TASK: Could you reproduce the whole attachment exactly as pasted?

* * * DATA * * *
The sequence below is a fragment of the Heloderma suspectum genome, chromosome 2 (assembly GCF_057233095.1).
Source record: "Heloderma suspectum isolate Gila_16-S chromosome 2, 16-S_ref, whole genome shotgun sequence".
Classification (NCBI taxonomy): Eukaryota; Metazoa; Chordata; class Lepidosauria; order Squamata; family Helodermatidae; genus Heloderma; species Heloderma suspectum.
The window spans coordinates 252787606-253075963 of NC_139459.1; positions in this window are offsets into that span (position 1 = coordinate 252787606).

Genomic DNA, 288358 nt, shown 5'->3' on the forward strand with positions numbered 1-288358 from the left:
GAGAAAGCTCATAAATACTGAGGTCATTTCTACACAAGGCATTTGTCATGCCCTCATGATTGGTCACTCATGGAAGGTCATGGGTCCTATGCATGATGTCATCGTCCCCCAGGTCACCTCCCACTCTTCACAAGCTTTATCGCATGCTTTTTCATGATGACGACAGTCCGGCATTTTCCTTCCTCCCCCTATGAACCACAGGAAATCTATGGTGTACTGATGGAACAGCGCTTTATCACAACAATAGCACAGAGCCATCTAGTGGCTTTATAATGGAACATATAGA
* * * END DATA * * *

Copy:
The sequence below is a fragment of the Heloderma suspectum genome, chromosome 2 (assembly GCF_057233095.1).
Source record: "Heloderma suspectum isolate Gila_16-S chromosome 2, 16-S_ref, whole genome shotgun sequence".
Classification (NCBI taxonomy): Eukaryota; Metazoa; Chordata; class Lepidosauria; order Squamata; family Helodermatidae; genus Heloderma; species Heloderma suspectum.
The window spans coordinates 252787606-253075963 of NC_139459.1; positions in this window are offsets into that span (position 1 = coordinate 252787606).

Genomic DNA, 288358 nt, shown 5'->3' on the forward strand with positions numbered 1-288358 from the left:
GAGAAAGCTCATAAATACTGAGGTCATTTCTACACAAGGCATTTGTCATGCCCTCATGATTGGTCACTCATGGAAGGTCATGGGTCCTATGCATGATGTCATCGTCCCCCAGGTCACCTCCCACTCTTCACAAGCTTTATCGCATGCTTTTTCATGATGACGACAGTCCGGCATTTTCCTTCCTCCCCCTATGAACCACAGGAAATCTATGGTGTACTGATGGAACAGCGCTTTATCACAACAATAGCACAGAGCCATCTAGTGGCTTTATAATGGAACATATAGA